PlayStation VR2 and Half-Life: Alyx both need each other

I’m not playing Half-Life: Alyxbut I really want to.

Last month, I picked up the PlayStation VR2 as my first virtual reality headset and have been enjoying many of its games ever since, from Zombieland: Headshot Fever Reloaded on Horizon Call of the Mountain. Although the lack of exciting new library titles in the PSVR2 launch window didn’t bother me too much since this was my first VR experience, I still knew that there were only a few games that pushed the PSVR2 technology and provides Sony’s second VR. outing a clear identity.

A key criticism of VR that I’ve always been out there is that the medium is too fragmented to get me interested enough to pick up a platform. While I finally decided to bite the bullet and buy a PSVR2 and have played a lot of great ports on it, there’s still quite a bit I can’t play on it – namely the 2020’s Half-Life: Alyx. As I moved on from the early days of being impressed with anything I played in VR, I started looking for more fully formed experiences like Alyx which actively develops and develops the medium. Currently, the PSVR2 lacks many of those titles.

Great VR games I’ve yet to play disappeared from the PSVR2’s launch window library, and that cut into the headset’s early appeal the further we got from launch day. Although this seems to be a situation where Sony needs Valve more than Valve needs Sony, the creator of Steam and the Index VR headset stand to get something if it gets the critically acclaimed PSVR2 game.

Why PSVR2 needs Half-Life: Alyx

To view gameplay footage and reviews of Half-Life: Alyx, I can see why it was met with so much critical acclaim. It is one of the best looking VR games and one of the most comprehensively designed shooters on the platform. It justifies a $1,000 Valve Index purchase for many people and stands with the likes. Boneworks, Beat Saber, and Astro: Bot Rescue Mission as a sign of a VR release that just shows the kind of transformative AAA experiences that VR can create.

A side view of the PlayStation VR2, sitting on a wooden table.

But from the list, Defeated Saber the same is confirmed for PSVR2, and even this does not have a specific release window. Unreleased games such as The Dark Pictures: Switchback, Synapseand Foundation journey looks neat, but doesn’t bring excitement like the tentpole AAA PSVR2 releases can. As my VR honeymoon period wears off, I’m becoming more aware of the library’s limitations and I’m left hoping that the platform has a future.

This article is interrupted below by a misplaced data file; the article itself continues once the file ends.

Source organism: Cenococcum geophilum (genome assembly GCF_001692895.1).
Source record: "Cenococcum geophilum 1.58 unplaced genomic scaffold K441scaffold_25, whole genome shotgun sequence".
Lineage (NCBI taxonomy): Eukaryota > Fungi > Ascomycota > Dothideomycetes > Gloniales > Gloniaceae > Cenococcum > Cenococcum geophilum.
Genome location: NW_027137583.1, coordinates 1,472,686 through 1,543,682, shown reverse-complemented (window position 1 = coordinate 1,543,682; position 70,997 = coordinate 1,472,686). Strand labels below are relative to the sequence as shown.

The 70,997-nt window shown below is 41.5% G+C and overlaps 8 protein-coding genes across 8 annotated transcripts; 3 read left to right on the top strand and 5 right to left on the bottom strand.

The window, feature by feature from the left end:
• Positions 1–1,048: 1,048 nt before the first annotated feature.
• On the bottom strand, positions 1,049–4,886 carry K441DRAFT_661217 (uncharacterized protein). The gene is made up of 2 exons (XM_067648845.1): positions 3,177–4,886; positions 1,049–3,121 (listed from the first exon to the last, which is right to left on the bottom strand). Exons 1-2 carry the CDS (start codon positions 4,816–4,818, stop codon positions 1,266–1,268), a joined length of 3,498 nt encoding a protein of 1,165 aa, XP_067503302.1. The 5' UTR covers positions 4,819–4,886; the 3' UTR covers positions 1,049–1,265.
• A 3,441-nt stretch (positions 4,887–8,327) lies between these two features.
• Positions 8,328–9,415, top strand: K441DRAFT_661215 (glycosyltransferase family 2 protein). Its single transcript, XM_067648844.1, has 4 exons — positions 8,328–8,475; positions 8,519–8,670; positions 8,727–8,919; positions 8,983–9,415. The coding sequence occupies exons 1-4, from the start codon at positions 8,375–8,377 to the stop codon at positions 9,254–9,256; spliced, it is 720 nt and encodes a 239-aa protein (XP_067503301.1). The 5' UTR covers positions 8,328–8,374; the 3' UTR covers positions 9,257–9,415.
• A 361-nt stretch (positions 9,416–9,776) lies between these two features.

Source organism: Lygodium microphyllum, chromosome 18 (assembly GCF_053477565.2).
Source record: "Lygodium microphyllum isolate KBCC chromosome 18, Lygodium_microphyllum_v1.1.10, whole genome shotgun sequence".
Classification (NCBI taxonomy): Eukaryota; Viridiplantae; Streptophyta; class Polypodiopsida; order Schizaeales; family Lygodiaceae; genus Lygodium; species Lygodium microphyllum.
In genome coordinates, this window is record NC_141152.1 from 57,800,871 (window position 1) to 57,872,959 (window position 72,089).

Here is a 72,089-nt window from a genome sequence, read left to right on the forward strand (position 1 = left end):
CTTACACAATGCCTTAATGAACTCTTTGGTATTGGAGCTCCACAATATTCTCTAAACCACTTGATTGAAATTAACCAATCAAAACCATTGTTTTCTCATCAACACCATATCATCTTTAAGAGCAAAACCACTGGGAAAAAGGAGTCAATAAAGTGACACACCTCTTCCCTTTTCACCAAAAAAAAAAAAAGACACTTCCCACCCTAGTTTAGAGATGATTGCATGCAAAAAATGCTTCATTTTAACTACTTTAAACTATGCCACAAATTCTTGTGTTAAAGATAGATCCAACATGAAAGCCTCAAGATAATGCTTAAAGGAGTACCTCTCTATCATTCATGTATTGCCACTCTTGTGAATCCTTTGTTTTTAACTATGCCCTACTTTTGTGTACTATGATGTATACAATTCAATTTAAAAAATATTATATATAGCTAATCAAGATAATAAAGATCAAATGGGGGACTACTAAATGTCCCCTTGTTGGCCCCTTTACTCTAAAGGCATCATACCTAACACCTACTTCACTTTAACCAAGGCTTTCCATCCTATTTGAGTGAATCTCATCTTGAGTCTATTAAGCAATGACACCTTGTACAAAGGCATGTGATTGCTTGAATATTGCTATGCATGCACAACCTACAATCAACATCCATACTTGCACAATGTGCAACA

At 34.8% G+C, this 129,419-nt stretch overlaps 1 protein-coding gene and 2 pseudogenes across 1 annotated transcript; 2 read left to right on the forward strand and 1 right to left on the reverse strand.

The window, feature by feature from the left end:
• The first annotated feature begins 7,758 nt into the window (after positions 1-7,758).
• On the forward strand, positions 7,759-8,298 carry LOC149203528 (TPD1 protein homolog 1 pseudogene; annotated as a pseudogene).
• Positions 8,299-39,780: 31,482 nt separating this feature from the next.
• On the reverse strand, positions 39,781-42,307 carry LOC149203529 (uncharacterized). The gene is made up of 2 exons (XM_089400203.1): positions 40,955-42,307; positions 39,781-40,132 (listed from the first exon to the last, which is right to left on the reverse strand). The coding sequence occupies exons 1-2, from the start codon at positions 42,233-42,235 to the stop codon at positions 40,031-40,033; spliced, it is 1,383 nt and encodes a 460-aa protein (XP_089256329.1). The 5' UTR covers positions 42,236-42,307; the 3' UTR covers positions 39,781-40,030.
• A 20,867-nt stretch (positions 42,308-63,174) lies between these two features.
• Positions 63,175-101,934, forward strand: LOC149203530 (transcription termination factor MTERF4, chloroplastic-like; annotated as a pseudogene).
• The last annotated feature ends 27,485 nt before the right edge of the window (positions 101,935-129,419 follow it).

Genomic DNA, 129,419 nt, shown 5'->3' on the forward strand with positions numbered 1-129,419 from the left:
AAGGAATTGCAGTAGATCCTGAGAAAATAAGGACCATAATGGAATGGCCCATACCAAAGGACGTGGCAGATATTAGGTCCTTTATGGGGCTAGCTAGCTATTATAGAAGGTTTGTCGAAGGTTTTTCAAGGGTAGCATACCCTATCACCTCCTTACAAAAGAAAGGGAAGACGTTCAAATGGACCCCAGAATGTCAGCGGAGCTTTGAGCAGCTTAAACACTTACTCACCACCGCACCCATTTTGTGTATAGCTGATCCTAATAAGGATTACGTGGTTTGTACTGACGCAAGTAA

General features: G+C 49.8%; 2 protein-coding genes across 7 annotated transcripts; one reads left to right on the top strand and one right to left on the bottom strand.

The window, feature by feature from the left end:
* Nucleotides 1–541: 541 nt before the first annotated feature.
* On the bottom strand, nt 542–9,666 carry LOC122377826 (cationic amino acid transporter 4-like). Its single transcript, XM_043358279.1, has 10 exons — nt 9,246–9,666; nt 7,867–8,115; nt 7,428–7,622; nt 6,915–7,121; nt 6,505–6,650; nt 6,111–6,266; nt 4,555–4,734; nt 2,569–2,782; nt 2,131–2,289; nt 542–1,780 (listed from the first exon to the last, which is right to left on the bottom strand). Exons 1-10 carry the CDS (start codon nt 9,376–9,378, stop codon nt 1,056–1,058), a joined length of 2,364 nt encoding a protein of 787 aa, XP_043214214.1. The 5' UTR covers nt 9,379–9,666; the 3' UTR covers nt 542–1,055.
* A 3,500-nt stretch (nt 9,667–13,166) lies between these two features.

Seeing more games taking advantage of the technology and more high-profile ports of popular games on other VR platforms will give me the vote of confidence I need right now as a VR newbie. fan. The issues I see in the VR space become clear the more I work through the PSVR2 game library, and as someone with only one headset, I feel a little out of place. I don’t feel buyer’s remorse, because the headset is very powerful and already has some great games, but PSVR2 still doesn’t feel like a platform with a clear mission or identity. Getting more of its AAA VR classics ahead of the next major tentpole PSVR2 game release will go a long way toward fixing that.

And what better way to give the headset a shot in the arm than to bring the best gaming technology to the platform?

Why Half-Life: Alyx needs PSVR2

The biggest roadblock that stands in the way Half-Life: Alyx from the arrival of PSVR2 is simple: Sony is not the developer or publisher of the game. Because of that, Sony had to convince the historically sporadic Valve to put in the time and effort to create a PSVR2 port. It’s easier for Valve to sit on its winnings and not the port Alyx above, but there’s something Valve can get out of this if the company is still interested in VR and doesn’t want people tracking down workarounds to play the game on headsets other than the Valve Index. taking Half-Life: Alyx more platforms will serve to improve the VR medium as a whole; it is a rising tide situation.

Many other gamers like myself are exploring virtual reality games for the first time thanks to the PSVR2. Console-related releases provide access to a more casual gaming community than the hardcore high-end PC crowd that is now flocking to VR. By bringing a unique game like Half-Life: Alyx with PSVR2, Valve will entice more people to pick up a VR headset and encourage them to stick around. Even for someone who hasn’t played it, Half-Life: Alyx seems to be an experience that shows what makes VR such a special game. The medium will only look better in the eyes of many casual VR users like myself if it’s more accessible with more headsets like the PSVR2.

Instead, many people will see the value of VR gaming and AAA experiences tailored for it. It might even get some PSVR2 players to get more into VR and opt for a higher end headset. The VR medium is in a nascent phase where the big players need to build on each other, not create walled gardens. taking Half-Life: Alyx of PSVR2 will not only make Sony’s VR headset a better platform, but could be a solid road map for the future of the VR gaming medium as a whole.

So, Valve. I really want to play Half-Life: Alyx.

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